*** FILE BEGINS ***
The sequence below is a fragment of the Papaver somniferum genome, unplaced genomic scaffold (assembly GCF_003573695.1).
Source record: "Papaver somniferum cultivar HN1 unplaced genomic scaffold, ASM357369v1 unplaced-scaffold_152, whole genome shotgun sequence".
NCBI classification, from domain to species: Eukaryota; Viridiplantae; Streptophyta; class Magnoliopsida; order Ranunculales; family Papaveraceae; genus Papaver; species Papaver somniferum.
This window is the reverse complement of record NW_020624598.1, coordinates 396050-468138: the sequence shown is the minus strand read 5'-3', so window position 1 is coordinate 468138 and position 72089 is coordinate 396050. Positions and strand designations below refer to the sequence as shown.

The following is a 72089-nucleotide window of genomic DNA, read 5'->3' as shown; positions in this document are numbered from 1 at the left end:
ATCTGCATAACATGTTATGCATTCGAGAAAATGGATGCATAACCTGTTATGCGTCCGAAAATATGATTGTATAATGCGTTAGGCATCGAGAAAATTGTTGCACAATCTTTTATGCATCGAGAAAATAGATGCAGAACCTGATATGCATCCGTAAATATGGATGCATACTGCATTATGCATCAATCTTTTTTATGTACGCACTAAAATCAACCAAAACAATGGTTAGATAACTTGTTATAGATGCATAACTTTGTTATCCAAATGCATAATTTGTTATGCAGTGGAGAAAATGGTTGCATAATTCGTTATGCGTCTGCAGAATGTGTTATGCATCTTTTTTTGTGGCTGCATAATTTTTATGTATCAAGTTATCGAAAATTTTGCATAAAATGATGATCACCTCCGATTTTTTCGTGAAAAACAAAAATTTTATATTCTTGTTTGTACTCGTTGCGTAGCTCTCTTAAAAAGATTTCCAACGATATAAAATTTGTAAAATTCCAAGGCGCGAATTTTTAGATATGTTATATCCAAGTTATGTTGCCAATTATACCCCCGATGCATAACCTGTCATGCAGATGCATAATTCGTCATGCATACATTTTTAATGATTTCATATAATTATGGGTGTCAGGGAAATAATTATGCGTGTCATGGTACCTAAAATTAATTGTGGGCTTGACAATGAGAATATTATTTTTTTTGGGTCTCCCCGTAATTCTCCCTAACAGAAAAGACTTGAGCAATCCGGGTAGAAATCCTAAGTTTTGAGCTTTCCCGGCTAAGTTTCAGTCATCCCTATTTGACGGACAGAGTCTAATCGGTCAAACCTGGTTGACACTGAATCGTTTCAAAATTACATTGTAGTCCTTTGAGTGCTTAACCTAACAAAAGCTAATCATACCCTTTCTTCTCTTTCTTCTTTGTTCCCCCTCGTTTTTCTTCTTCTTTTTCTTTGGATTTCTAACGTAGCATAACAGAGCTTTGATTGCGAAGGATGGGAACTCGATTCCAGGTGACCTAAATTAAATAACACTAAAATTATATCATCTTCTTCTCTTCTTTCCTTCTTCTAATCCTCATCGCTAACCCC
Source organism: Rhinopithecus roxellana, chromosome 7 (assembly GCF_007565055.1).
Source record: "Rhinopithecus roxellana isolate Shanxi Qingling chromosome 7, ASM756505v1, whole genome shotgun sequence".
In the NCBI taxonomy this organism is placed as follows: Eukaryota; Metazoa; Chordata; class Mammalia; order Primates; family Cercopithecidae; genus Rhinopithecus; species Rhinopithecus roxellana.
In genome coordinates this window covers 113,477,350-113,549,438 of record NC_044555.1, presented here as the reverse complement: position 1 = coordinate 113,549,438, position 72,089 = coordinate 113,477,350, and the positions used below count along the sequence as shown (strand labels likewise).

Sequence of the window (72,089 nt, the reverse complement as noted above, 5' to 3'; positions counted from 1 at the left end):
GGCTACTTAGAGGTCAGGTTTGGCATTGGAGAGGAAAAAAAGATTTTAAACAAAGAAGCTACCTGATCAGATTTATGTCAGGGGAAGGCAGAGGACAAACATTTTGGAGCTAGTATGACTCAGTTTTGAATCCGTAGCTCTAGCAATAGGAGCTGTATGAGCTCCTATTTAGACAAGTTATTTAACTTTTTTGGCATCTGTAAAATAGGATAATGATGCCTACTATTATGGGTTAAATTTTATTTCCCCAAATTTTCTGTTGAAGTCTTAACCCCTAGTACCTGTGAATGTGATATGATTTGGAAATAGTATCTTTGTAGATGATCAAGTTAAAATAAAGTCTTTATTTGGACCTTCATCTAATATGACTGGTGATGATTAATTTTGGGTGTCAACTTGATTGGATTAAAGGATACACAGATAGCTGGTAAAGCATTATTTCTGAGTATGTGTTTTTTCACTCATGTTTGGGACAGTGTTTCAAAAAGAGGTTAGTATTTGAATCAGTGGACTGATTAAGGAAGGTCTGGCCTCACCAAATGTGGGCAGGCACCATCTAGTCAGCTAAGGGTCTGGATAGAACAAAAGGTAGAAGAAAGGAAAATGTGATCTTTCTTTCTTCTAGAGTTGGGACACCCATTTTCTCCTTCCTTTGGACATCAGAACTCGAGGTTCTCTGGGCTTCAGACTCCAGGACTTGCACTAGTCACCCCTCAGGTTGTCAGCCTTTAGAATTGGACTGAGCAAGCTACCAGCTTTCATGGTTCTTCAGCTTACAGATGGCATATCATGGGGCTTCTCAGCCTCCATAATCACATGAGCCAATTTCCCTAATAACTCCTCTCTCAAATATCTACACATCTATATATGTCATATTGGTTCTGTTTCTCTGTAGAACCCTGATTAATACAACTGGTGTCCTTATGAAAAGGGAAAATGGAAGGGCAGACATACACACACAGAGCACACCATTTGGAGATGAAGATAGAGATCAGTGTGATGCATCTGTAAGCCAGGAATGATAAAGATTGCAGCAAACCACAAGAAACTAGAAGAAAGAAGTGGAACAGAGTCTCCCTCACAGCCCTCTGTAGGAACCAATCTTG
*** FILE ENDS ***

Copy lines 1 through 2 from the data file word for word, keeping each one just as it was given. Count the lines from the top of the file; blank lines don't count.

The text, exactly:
The sequence below is a fragment of the Papaver somniferum genome, unplaced genomic scaffold (assembly GCF_003573695.1).
Source record: "Papaver somniferum cultivar HN1 unplaced genomic scaffold, ASM357369v1 unplaced-scaffold_152, whole genome shotgun sequence".